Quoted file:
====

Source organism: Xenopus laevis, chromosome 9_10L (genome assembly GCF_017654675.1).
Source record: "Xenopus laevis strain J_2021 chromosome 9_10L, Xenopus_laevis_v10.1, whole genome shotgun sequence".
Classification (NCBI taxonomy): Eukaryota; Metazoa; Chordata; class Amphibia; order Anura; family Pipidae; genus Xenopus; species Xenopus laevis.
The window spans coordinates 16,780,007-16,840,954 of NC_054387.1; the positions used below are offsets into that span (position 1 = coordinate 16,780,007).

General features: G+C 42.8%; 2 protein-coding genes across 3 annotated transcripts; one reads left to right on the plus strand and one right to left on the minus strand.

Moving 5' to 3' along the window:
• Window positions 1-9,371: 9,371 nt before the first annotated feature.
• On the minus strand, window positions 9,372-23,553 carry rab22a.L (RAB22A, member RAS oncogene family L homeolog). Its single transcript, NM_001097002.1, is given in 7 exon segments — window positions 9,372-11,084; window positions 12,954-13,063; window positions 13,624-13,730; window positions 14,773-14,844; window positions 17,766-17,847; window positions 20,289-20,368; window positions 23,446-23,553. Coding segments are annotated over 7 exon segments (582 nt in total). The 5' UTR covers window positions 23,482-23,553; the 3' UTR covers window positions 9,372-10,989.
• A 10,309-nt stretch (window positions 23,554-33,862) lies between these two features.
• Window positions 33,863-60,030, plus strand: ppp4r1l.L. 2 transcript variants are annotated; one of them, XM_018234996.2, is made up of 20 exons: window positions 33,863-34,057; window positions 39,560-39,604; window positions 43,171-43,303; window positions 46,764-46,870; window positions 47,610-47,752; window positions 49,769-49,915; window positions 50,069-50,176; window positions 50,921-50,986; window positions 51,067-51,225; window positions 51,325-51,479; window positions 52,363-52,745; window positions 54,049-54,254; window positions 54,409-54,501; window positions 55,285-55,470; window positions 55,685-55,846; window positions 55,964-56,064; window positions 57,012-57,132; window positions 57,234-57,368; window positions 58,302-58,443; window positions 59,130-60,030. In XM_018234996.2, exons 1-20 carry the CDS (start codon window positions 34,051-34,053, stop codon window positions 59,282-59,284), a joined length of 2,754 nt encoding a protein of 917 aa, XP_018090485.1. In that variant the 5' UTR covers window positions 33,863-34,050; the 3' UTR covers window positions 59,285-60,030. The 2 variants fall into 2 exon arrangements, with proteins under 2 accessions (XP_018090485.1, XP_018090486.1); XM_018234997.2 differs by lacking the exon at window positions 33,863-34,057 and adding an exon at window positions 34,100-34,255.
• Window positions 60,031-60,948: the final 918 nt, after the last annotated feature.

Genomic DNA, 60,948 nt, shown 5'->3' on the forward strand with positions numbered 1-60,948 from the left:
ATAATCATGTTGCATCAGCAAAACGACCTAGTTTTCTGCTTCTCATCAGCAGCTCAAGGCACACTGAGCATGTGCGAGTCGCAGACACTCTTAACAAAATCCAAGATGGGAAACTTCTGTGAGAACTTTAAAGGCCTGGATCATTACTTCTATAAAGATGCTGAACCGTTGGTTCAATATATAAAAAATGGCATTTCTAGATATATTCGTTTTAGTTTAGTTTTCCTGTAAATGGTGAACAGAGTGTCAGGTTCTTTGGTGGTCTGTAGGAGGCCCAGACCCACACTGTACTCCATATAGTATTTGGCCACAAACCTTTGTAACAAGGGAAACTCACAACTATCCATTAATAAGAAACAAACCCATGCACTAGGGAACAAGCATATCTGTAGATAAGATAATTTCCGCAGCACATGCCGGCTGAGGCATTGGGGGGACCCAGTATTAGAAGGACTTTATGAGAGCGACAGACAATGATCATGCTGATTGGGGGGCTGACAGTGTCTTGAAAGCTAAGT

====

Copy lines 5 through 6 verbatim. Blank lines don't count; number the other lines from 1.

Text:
General features: G+C 42.8%; 2 protein-coding genes across 3 annotated transcripts; one reads left to right on the plus strand and one right to left on the minus strand.

Moving 5' to 3' along the window: